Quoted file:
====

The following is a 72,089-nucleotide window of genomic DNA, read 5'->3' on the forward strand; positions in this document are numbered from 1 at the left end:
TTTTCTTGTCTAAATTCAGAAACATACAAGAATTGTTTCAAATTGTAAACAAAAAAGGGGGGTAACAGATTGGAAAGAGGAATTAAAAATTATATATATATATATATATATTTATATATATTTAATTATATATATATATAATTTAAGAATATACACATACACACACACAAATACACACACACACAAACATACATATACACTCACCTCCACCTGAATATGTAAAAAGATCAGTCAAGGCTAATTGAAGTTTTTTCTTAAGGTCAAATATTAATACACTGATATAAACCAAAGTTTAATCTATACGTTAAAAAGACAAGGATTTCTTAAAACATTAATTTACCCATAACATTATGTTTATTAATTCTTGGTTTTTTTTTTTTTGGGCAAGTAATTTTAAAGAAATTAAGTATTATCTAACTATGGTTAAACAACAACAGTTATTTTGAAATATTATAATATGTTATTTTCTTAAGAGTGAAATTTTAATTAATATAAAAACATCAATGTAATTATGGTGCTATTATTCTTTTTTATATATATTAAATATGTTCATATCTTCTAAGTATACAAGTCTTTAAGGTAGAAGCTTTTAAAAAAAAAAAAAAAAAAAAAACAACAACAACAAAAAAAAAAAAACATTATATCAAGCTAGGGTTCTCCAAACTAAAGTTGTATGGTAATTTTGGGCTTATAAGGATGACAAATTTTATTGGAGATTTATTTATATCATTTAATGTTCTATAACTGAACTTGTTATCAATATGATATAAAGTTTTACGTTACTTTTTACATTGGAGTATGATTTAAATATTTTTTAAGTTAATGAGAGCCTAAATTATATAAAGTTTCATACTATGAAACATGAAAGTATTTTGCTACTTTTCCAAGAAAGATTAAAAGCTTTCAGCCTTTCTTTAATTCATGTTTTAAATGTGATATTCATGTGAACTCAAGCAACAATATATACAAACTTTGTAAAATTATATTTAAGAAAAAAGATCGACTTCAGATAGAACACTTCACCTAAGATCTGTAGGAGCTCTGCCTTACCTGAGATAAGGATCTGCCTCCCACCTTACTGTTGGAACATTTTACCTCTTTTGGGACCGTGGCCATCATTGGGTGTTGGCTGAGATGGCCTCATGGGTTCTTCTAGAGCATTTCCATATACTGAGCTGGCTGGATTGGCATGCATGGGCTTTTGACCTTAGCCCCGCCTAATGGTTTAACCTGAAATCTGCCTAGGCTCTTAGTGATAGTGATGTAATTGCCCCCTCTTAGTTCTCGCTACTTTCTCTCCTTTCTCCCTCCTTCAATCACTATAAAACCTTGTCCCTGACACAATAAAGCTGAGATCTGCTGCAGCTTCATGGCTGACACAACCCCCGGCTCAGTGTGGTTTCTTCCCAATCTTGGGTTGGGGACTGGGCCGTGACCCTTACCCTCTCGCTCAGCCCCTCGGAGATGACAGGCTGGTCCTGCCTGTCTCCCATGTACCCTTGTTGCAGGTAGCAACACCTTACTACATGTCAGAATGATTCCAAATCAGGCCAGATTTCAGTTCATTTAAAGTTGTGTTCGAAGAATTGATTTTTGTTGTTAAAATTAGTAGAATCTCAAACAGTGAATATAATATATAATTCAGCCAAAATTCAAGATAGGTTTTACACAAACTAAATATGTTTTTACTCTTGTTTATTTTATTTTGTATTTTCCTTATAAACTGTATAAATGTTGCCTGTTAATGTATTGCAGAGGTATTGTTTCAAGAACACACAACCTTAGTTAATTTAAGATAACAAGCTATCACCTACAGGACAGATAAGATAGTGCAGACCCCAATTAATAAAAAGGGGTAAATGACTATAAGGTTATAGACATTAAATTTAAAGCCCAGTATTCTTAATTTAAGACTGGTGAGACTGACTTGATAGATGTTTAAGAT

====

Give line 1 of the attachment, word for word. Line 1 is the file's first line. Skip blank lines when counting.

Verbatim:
The following is a 72,089-nucleotide window of genomic DNA, read 5'->3' on the forward strand; positions in this document are numbered from 1 at the left end: